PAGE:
If you have visited here before you might remember that our autistic daughter Sarah, is apt to be a little volatile when faced with routine changes. When those routine changes involve transport to and from the day centre that volatility is apt to become something a touch more volcanic. As of a Tuesday last week the bus has been arriving an hour late by Sarah standards. A chance meeting with a member of staff from the day centre while we were in Asda the following evening shed some light on the bus problem, and please don't ask what we were doing in Asda on a Wednesday evening, it happens almost every week and deserves a post all to itself which may or may not materialise depending on the mood I'm in.
Apparently some pen pusher behind some desk somewhere has decided there cannot possibly be staff taking buses out from the day centre as early as 7:30am and the new proclamation has been made saying 'Thou shalt not drive the minibus out of the gates of the day centre before 8:45am and if thou doest the wrath of god will fall upon thee followed by weeping, wailing, rending of garments and gnashing of teeth'
A little background information is probably required.. the annually contracted transport supplied by Rhondda Cynon Taff to take service users to and from the day centres across the area started well last September, new contractors seen by most as pretty good compared to the previous bunch of cowboys, bearing in mind the council always chooses the cheapest contract. Sadly the good start quickly degenerated into the usual erratic timing, bizarre routes and untrained escorts with little or no idea of what was expected of them. Several of the service users found all this more than a little upsetting and the day centre decided that they may as well use their own mini buses for those clients most affected by the contractors inconsistencies.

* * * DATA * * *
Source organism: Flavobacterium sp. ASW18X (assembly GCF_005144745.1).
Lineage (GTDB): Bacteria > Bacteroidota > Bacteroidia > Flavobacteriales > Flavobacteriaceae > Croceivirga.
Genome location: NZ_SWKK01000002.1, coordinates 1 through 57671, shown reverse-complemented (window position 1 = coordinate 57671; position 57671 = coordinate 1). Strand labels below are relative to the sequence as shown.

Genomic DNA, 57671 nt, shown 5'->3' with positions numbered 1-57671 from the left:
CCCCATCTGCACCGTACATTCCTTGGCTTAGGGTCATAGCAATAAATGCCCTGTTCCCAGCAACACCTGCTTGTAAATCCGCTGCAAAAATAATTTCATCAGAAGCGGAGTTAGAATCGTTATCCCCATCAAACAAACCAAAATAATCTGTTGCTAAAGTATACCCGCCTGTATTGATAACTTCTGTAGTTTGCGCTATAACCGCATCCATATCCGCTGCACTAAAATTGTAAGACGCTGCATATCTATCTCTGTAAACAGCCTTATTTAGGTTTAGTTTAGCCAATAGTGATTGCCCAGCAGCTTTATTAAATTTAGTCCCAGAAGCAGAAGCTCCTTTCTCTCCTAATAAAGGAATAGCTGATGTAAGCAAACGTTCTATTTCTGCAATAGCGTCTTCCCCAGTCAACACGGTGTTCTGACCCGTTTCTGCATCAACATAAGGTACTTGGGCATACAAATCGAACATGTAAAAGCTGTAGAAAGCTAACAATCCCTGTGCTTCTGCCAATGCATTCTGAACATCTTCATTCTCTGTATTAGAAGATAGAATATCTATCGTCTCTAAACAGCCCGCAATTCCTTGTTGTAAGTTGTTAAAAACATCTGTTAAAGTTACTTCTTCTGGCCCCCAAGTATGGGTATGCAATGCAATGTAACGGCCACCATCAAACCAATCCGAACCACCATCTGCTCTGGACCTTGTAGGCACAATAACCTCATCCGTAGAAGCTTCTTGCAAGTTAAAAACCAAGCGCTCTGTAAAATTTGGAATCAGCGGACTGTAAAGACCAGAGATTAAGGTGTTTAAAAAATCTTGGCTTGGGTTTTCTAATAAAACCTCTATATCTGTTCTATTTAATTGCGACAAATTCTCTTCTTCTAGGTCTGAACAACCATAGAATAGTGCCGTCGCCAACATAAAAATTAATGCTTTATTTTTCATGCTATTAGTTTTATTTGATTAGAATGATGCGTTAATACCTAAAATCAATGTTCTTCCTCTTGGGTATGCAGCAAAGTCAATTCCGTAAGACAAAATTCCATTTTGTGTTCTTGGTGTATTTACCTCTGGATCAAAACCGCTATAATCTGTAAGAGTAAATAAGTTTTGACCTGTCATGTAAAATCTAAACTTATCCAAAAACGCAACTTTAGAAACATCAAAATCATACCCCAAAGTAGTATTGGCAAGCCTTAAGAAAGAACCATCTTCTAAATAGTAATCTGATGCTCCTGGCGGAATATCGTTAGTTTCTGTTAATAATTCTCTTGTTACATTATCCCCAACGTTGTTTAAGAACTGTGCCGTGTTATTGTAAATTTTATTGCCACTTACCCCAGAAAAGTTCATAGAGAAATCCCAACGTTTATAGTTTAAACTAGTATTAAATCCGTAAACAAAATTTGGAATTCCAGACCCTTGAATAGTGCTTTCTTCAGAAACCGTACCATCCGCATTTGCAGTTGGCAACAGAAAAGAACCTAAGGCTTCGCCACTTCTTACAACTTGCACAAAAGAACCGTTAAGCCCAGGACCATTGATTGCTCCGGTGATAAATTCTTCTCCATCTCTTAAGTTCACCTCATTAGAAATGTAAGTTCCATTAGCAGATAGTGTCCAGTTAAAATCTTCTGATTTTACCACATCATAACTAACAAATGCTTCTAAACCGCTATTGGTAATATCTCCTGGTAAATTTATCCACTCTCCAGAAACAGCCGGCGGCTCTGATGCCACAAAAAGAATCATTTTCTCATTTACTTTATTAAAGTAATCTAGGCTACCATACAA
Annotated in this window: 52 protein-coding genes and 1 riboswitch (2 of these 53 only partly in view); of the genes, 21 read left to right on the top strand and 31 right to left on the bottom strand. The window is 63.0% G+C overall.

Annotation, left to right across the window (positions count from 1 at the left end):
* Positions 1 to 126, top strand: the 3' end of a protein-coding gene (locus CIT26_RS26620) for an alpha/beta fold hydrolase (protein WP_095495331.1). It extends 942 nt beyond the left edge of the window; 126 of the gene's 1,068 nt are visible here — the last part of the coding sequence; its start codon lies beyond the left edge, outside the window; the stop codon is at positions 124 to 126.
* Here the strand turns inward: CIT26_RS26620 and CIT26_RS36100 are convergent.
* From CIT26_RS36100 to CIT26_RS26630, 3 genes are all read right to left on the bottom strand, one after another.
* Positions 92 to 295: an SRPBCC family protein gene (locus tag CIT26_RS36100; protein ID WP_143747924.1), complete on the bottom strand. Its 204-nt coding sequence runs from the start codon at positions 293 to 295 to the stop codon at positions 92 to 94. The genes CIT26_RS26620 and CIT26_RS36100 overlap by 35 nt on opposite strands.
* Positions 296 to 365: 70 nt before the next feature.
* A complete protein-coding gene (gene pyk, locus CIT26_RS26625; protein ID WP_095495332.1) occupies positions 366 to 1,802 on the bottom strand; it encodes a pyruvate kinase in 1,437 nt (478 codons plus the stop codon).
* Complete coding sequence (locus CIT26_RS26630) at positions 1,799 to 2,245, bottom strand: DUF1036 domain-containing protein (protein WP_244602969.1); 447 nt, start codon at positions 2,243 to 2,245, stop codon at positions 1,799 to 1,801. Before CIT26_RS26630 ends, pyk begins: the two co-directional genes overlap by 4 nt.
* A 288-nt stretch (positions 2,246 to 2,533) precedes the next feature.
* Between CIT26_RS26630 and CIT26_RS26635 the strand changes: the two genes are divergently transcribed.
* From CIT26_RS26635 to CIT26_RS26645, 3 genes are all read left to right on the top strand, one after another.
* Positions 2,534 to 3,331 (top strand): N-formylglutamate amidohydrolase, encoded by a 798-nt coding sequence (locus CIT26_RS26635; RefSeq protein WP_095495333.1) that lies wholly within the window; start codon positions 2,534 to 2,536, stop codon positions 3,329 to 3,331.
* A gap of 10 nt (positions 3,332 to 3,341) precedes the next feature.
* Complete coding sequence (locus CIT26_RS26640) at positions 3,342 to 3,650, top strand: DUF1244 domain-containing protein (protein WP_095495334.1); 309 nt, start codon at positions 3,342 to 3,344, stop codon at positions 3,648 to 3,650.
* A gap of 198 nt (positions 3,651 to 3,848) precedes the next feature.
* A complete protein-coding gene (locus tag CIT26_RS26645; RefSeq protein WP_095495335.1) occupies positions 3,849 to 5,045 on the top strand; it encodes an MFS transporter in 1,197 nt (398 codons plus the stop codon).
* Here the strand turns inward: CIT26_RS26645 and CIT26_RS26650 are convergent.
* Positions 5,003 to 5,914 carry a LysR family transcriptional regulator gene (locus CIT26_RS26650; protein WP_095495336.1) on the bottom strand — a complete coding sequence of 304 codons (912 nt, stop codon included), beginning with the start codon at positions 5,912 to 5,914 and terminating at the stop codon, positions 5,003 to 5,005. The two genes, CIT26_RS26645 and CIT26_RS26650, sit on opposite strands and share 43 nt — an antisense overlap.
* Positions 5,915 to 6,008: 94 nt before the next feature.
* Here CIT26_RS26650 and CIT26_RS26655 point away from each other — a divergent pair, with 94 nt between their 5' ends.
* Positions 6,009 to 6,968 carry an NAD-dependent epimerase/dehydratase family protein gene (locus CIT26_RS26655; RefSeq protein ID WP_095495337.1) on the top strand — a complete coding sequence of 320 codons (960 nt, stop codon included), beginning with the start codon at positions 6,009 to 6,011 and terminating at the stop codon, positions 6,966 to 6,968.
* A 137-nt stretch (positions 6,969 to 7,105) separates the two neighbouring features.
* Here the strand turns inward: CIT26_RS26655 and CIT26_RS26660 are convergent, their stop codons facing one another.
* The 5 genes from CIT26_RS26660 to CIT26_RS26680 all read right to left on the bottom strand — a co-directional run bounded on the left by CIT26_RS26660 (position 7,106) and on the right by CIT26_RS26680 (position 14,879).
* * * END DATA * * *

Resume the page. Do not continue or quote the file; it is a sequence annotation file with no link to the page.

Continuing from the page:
Because of the sheer size of the catchment area for the day centre, never mind the terrain and the remoteness of some communities, this means an early start to get everyone in by 9:00am. Nobody had a problem with this, staff hours adjusted accordingly and from my point of view things could not have been better. Round about 8:00am the bus would arrive and Sarah would be ready and waiting because she was going with people who she likes and trusts and who understand her need for routine and no surprises.
Everything was going so well and then this twerp sitting behind his desk on the other side of the mountain who has probably never visited the upper reaches of the Cynon Valley pokes his nose in and now we are in turmoil again. With no warning or time for preparation things have got to change, so not surprisingly Sarah's volatile volcanicity has gone ballistic. We have had a week and a half of weeping and wailing, only one garment got 'rended' but gnashing of the teeth has been evident accompanied by ear splitting screams and flying fists.. so far only one fist has landed, my deflection skills are well honed. Nothing has been broken yet, which is pretty good going but the poor old dog is keeping a very low profile and has taken to slinking around corners very gingerly and hurrying across open spaces with ears and tail very low. Husband behaving in a similar way to dog, although his verbal skills are a great help. He can make Sarah laugh which gives us a few minutes to regroup ready for the next onslaught when she forgets what she is laughing about and gets back to the business of making her discomfort over the transport known to anybody within hearing distance.